Reading this letter, we ought to reject the myth of the perfect New Testament church. The New Testament 21st century churches face many of the same challenges. We are shepherded by individual pastors, meeting in different buildings in many different cities and countries, but we recognize Christ as the only Head of the church. So often Christians look back to the New Testament times as though the church in those days was nearly perfect. If you read the Book of Acts the way I do, there is a wonderful period of bliss in the infancy of the church, but this lasted only from late in chapter 2 to the end of chapter 4. In chapter 5, a couple was struck dead for lying to the Holy Spirit. In chapter 6, there was strife between two groups of Jewish Christians over the care of their widows. By the time we get to the Corinthian church, it was far from perfect and hardly what could be called good.The final words of our Lord to the seven churches of Asia in

The final words of our Lord to the seven churches of Asia in Revelation 2 and 3 are not complimentary either. The church was not perfect in New Testament times, and it is far from perfect today. The same sins which Paul exposed in 1 and 2 Corinthians are present and evident in evangelical churches today. And so Paul’s words of admonition and correction are just as applicable to us today as they were to the saints of his day.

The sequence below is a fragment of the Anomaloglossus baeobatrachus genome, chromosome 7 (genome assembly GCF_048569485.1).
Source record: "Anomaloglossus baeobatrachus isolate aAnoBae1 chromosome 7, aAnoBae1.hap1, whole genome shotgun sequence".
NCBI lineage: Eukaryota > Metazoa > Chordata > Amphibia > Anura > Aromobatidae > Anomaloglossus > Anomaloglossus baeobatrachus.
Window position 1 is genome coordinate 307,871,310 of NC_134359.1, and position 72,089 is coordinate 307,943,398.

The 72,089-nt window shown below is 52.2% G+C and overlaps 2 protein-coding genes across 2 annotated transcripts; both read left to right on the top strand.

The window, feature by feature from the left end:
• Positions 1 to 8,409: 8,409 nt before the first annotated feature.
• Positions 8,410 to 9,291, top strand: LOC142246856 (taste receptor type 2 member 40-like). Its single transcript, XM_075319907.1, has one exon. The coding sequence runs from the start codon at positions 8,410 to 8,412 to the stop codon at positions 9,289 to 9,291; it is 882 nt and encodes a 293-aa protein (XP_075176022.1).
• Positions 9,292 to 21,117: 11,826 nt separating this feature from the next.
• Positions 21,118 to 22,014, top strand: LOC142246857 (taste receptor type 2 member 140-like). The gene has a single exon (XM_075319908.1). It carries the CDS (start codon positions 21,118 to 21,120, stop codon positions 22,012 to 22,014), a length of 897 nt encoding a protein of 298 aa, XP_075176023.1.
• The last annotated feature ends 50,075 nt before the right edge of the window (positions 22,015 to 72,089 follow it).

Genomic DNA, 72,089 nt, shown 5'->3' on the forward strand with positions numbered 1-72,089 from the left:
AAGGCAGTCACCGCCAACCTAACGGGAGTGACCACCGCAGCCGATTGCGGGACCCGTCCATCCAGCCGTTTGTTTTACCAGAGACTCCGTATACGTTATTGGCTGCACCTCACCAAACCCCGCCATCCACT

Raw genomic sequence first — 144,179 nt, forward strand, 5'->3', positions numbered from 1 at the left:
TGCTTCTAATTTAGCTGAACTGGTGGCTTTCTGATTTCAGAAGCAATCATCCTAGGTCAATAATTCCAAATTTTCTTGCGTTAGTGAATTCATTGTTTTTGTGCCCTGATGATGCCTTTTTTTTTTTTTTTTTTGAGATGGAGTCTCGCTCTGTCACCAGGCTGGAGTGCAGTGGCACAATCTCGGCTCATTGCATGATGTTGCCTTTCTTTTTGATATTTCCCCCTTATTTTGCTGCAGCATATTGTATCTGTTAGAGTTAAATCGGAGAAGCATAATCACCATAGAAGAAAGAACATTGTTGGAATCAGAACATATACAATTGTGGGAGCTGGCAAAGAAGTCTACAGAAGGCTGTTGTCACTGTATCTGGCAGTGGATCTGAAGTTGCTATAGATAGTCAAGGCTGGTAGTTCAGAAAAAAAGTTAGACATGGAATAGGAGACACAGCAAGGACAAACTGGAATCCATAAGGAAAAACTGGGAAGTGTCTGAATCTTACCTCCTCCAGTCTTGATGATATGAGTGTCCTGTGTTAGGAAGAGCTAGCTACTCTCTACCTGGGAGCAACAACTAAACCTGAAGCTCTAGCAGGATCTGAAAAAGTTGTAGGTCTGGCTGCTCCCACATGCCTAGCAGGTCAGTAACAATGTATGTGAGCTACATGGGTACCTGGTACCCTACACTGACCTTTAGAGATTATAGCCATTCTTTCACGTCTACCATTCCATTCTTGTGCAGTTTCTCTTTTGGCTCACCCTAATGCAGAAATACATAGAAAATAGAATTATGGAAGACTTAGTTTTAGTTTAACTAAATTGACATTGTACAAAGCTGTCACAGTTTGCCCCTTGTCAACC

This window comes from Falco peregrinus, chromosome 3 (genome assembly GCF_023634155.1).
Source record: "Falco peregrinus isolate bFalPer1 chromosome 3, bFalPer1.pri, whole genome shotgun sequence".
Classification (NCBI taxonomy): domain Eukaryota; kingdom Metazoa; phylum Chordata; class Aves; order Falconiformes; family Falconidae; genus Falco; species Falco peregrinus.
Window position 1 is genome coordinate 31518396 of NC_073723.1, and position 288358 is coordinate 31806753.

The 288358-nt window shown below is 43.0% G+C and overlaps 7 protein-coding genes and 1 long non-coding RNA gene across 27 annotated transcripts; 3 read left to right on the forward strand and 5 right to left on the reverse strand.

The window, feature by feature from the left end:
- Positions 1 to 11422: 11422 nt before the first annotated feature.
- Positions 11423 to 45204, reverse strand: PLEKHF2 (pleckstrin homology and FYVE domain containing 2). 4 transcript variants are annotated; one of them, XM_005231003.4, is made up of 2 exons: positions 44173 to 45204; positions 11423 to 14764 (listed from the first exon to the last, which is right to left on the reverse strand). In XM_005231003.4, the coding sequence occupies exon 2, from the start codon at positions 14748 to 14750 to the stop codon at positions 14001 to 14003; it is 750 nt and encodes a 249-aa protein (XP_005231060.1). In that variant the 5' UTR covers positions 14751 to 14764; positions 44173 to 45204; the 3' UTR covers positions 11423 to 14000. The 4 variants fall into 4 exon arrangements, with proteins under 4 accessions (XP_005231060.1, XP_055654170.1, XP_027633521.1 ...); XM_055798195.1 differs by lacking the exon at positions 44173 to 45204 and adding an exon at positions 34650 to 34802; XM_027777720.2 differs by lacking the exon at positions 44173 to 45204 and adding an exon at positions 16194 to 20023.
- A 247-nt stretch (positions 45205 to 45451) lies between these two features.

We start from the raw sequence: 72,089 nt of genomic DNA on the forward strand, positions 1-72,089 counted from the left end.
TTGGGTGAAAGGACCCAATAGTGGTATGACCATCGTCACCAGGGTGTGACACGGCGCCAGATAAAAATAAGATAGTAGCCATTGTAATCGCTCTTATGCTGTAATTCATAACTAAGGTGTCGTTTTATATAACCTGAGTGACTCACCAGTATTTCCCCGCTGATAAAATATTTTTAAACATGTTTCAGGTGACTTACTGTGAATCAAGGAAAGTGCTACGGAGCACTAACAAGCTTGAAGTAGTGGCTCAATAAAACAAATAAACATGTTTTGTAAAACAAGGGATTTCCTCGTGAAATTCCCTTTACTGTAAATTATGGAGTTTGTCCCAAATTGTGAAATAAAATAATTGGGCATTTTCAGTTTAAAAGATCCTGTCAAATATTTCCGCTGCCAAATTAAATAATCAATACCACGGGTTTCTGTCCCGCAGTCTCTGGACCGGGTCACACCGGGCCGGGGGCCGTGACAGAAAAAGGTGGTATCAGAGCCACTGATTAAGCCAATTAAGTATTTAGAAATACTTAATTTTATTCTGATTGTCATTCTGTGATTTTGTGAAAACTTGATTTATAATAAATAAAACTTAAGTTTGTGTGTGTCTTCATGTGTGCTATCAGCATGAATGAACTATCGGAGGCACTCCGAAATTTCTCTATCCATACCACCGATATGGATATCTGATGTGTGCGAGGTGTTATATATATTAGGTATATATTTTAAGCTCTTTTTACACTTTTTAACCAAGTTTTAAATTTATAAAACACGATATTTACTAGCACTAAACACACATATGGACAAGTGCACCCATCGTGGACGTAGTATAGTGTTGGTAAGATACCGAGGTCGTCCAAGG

We deceive ourselves if we think we can retreat within the church walls to escape the evils of the world. The Corinthians letters inform us that the world easily and quickly finds its way into the church. The church is not the place where we go to escape from sin. It’s where we should go to confront our sin and stimulate each other to love and good deeds. The church should be a spiritual hospital, where we can find help and healing through the ministry of the Word and prayer.


Pause & Give Thanks   Leave a comment

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Posted November 24, 2016 by aurorawatcherak in Uncategorized

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Gratitude   Leave a comment

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Posted November 24, 2016 by aurorawatcherak in Uncategorized

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Happy Thanksgiving   Leave a comment

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Posted November 24, 2016 by aurorawatcherak in Uncategorized

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Thanksgiving   9 comments

Thanksgiving traditions – What are your traditions or what traditions would you like to begin. For those not in the US, how about writing about family traditions?